Written by: Cally Worden
Halloween is a time for dressing up, eating sweeties and generally enjoying plenty of spook-filled fun. To avoid this annual scare-fest turning into a real life nightmare, it’s important to keep safety in mind. Have a quick read through our essential Halloween Safety Tips before the big night, and make sure you set you and your little spooks up for an enjoyable and harmless Halloween.
Okay, so black is the traditional Halloween colour, but it isn’t the most visible of shades. Choosing a lighter coloured costume for your kids to roam the streets in is the wiser option, and if your little ones insist on displaying their inner-goth, then taping reflective strips to various parts of their person is a suitable alternative.
With all those candles around on Halloween, it’s a good idea to check that any costume you plop your kids into, is flame-retardant. Long capes and flappy sleeves can easily stray into the path of tiny-but-hot tea lights. And if wigs, beards and head-covering costume extras are the order of the day, then check whether your children can actually see properly. Tripping up kerbs in the dark is no fun.
Masks are great, but can restrict your child’s vision and make breathing tricky. Suggest they only lower the mask when knocking on a door, or opt for face-paint instead, using your imagination to create fabulously ghoulish personas. Coloured decorative contact lenses are probably best avoided, as they can cause irritation to sensitive eyes.
Finally, avoid giving your kids hard wands, swords, or other weapons to carry. It’s an invitation for a fight, that may just get out of hand. Soft, flexible alternatives are readily available.
Whether you let your kids loose with a knife for pumpkin-carving is a matter of personal choice, and will depend on the age and maturity of your offspring. Never let young children wield a sharp knife unsupervised, and if your little angels simply can’t be trusted, they can still participate in the fun by drawing a design on the pumpkin skin in black marker pen for you and the older kids to carve out.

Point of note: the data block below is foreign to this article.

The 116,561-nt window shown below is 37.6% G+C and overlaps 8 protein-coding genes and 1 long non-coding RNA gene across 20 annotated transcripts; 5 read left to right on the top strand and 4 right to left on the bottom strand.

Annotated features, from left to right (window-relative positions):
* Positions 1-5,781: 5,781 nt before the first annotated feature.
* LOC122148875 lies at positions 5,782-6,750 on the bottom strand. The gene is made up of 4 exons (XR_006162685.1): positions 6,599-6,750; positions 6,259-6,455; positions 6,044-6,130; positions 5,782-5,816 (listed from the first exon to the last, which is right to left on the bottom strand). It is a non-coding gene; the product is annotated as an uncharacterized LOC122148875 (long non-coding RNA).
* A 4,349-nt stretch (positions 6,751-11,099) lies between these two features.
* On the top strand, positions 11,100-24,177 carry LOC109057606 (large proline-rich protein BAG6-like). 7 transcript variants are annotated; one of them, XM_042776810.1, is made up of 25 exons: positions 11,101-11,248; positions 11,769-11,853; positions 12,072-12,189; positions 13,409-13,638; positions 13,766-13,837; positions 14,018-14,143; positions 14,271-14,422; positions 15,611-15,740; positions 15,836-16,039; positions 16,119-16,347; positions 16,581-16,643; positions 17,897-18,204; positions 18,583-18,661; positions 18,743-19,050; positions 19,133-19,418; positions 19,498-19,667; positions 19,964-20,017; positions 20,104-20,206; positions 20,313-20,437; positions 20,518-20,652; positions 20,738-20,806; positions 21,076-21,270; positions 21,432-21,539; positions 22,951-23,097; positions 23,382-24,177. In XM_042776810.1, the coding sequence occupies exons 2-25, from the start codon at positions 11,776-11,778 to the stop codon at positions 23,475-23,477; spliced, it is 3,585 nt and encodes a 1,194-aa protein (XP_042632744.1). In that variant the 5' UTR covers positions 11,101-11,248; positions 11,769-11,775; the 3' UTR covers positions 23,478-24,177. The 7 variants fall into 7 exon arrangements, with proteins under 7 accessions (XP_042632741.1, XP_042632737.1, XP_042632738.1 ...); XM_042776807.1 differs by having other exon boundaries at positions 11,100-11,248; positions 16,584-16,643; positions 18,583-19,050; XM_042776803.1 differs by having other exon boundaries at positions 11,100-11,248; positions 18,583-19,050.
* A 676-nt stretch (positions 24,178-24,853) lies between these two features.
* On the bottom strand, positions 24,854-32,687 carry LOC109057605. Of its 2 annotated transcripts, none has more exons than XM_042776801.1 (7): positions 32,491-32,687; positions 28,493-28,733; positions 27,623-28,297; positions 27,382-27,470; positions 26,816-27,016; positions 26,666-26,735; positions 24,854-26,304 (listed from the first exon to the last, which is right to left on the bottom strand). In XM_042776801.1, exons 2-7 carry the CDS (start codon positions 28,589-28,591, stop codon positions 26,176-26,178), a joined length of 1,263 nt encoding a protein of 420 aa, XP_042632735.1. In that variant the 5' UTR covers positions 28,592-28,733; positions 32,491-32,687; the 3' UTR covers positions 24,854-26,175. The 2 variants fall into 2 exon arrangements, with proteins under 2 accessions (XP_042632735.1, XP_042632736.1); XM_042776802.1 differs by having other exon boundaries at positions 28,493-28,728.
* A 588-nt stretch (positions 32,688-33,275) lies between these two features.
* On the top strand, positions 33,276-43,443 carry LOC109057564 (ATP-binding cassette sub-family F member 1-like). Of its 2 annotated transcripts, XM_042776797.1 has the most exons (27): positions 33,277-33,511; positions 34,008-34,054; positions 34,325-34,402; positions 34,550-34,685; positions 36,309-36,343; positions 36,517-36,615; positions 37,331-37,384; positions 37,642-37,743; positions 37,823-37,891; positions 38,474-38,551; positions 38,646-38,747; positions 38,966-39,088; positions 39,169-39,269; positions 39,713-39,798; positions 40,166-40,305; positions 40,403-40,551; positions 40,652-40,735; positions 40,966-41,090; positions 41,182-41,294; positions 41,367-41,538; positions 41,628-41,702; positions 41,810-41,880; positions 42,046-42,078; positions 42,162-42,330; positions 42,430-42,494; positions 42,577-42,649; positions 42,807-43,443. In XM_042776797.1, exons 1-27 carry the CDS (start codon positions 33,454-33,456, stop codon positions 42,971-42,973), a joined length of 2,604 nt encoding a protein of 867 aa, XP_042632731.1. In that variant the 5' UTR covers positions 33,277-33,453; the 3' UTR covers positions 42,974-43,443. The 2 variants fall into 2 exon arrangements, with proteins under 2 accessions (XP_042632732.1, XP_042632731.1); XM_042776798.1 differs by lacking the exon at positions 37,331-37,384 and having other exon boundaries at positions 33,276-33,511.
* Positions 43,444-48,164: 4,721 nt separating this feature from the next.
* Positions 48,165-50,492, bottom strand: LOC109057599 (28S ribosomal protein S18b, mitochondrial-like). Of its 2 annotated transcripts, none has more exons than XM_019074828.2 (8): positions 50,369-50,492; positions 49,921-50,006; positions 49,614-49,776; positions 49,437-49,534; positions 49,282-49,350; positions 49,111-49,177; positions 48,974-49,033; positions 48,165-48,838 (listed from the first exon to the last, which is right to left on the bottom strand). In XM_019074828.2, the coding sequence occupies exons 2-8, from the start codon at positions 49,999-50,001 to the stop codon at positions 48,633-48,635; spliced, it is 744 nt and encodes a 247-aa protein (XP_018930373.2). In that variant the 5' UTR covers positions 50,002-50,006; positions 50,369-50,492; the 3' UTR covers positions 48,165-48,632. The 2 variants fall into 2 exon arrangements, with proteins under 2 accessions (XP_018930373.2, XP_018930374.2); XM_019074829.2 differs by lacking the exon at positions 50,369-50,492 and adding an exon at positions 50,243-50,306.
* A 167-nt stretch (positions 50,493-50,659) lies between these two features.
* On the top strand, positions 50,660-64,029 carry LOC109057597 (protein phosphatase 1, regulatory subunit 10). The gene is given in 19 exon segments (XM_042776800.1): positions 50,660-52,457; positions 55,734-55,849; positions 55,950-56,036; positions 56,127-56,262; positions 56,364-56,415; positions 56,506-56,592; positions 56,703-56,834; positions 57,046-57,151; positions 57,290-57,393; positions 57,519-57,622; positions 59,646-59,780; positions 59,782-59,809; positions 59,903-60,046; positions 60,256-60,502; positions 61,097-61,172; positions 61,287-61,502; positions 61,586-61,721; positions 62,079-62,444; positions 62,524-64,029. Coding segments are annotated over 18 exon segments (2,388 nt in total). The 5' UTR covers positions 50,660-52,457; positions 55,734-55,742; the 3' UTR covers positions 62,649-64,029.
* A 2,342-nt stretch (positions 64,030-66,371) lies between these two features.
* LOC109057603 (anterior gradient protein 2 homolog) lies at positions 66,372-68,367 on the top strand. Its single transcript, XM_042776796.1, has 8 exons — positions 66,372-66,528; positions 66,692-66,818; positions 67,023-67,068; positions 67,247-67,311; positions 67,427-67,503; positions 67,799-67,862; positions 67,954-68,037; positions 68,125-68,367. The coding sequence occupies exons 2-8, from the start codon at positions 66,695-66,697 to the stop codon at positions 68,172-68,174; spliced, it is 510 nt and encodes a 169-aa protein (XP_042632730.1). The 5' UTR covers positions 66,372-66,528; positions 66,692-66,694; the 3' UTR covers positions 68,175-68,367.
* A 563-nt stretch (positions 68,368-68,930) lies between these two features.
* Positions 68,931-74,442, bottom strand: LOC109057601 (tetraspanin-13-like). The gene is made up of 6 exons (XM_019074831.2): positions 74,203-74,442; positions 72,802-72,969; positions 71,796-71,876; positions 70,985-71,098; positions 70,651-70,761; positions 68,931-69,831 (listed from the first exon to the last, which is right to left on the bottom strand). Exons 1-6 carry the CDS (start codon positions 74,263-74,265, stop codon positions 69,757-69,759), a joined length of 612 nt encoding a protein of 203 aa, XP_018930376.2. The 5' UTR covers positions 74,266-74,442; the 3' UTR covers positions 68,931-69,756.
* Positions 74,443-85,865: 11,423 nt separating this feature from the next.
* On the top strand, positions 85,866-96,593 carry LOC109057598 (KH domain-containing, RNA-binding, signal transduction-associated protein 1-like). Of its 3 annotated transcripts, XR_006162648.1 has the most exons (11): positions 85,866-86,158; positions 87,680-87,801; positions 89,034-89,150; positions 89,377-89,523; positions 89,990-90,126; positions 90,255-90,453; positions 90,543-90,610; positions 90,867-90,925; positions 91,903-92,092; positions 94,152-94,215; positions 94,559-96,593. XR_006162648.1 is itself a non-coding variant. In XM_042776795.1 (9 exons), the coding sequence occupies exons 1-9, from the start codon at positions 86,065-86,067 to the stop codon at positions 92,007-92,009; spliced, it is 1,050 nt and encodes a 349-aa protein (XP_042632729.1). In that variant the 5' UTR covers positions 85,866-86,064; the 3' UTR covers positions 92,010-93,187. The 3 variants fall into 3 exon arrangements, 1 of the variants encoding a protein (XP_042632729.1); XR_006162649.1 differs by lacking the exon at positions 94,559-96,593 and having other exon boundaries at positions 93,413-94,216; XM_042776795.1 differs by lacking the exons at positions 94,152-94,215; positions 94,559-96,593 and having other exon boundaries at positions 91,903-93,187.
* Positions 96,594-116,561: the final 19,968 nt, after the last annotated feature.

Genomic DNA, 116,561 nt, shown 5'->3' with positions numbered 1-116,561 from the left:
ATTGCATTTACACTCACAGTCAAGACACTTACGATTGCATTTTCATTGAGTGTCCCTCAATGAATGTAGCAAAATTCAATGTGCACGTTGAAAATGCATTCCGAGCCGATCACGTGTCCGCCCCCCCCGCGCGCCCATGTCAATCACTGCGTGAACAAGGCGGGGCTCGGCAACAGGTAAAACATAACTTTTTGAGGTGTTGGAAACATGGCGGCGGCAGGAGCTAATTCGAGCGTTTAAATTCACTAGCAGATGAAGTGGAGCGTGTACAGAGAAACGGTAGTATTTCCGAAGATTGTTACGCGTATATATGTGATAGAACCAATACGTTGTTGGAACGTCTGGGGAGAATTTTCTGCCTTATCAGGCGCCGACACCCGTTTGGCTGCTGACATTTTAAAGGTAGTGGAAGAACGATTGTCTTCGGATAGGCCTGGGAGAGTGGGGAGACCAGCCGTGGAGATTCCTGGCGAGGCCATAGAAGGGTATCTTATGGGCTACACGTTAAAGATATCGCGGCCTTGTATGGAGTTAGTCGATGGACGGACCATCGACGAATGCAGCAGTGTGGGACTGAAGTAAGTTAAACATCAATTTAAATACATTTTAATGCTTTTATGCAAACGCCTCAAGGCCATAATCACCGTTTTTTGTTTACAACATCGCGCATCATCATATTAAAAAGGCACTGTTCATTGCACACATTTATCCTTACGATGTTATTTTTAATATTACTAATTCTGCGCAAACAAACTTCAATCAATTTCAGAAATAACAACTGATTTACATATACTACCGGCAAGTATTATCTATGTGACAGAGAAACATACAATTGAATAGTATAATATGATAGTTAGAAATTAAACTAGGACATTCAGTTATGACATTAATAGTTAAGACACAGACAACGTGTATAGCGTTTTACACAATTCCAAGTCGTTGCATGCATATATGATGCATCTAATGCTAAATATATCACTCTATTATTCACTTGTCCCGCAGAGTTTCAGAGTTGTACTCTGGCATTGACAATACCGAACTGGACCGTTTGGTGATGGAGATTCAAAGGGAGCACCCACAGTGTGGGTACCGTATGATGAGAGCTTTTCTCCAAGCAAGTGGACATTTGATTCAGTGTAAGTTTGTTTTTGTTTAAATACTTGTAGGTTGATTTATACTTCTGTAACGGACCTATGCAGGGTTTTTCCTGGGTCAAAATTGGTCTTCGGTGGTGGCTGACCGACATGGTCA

Gutting a pumpkin is fantastically messy fun. No knives should be necessary for this activity, so resist the cries for sharp implements and hand out spoons, roll up sleeves, and set your kids to work extracting the guts of the pumpkin safely.
I had no idea how slippery pumpkin innards were until I found myself on my back on the kitchen floor. Be sure to avoid this embarrassing and painful mistake by cleaning up carefully. Laying newspaper on the floor before you begin the Big Scoop can help make the clean-up easier.
There’s nothing like a proper tea-light flame in your pumpkin, but these should never be left unattended, or within the reach of little hands. If you plan to go out and want to leave your pumpkin alight, opt instead for a glow-stick or flameless candle to create your spooky shimmer.
Trick or Treat Safety
The age at which you allow your kids to roam the streets alone will vary for each family. Just be aware that the streets will be filled with a lot of youngsters, and many older unaccompanied kids too. If you’re not sure your children are capable of dealing alone with potential peer flashpoints, then they will need a chaperone. In addition:
For younger kids:
- Check out the booty – not all ‘treats’ are palatable- some people have a weird sense of humour
- Don’t overdo it – stick to familiar neighbourhoods, preferably with people who you know will be receptive and kind
- Give them a torch or glow-stick – they will enjoy waving it around in the dark, and it will help them to see where they are going and hopefully prevent any tumbles
For older kids going it alone:
- Give them a mobile to carry in case of trouble
- Make sure they know to remain together in a group
- Give them the safety drill – no dark alleyways or parks, no going into strangers’ homes, avoid other gangs of kids, cross roads safely without peer distraction, never play with fire, be back by an agreed time – and get them to repeat it all back to you
As a responsible parent you may also want to check that your own property is a safe environment for little Trick or Treaters to venture into. Fire-up your outside lights and make sure your path or driveway is free from obstructions.
Once you’ve considered all of the above you can relax in the knowledge you’ve done all you can to make your kids’ Halloween a safe one. Now go and break open the sweet tub – just to check that your sweet treats are acceptable of course. It’s a tough job, but no self-respecting parent would dish out sweets they haven’t sampled, surely?!